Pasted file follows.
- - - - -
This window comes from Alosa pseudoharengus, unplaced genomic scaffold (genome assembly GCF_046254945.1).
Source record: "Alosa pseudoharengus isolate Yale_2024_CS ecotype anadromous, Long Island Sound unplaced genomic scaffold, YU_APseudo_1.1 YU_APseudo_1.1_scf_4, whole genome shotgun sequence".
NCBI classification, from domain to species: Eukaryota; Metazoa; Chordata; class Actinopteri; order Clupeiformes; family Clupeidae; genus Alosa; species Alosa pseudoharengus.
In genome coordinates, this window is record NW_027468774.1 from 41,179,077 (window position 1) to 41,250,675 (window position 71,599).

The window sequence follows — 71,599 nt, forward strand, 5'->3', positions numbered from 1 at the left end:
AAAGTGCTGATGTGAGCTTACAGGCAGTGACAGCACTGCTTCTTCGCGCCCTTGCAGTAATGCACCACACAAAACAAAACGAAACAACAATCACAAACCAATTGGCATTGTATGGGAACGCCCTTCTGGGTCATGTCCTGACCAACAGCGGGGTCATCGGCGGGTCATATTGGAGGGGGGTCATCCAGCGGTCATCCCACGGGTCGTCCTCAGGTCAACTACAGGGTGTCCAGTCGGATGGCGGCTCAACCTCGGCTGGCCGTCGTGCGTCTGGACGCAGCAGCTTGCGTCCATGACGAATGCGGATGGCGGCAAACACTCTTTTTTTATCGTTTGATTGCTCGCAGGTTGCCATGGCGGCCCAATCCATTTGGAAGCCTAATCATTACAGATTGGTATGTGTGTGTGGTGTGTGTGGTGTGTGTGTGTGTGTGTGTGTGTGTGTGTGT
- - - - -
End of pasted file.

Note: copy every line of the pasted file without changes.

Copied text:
This window comes from Alosa pseudoharengus, unplaced genomic scaffold (genome assembly GCF_046254945.1).
Source record: "Alosa pseudoharengus isolate Yale_2024_CS ecotype anadromous, Long Island Sound unplaced genomic scaffold, YU_APseudo_1.1 YU_APseudo_1.1_scf_4, whole genome shotgun sequence".
NCBI classification, from domain to species: Eukaryota; Metazoa; Chordata; class Actinopteri; order Clupeiformes; family Clupeidae; genus Alosa; species Alosa pseudoharengus.
In genome coordinates, this window is record NW_027468774.1 from 41,179,077 (window position 1) to 41,250,675 (window position 71,599).

The window sequence follows — 71,599 nt, forward strand, 5'->3', positions numbered from 1 at the left end:
AAAGTGCTGATGTGAGCTTACAGGCAGTGACAGCACTGCTTCTTCGCGCCCTTGCAGTAATGCACCACACAAAACAAAACGAAACAACAATCACAAACCAATTGGCATTGTATGGGAACGCCCTTCTGGGTCATGTCCTGACCAACAGCGGGGTCATCGGCGGGTCATATTGGAGGGGGGTCATCCAGCGGTCATCCCACGGGTCGTCCTCAGGTCAACTACAGGGTGTCCAGTCGGATGGCGGCTCAACCTCGGCTGGCCGTCGTGCGTCTGGACGCAGCAGCTTGCGTCCATGACGAATGCGGATGGCGGCAAACACTCTTTTTTTATCGTTTGATTGCTCGCAGGTTGCCATGGCGGCCCAATCCATTTGGAAGCCTAATCATTACAGATTGGTATGTGTGTGTGGTGTGTGTGGTGTGTGTGTGTGTGTGTGTGTGTGTGTGTGT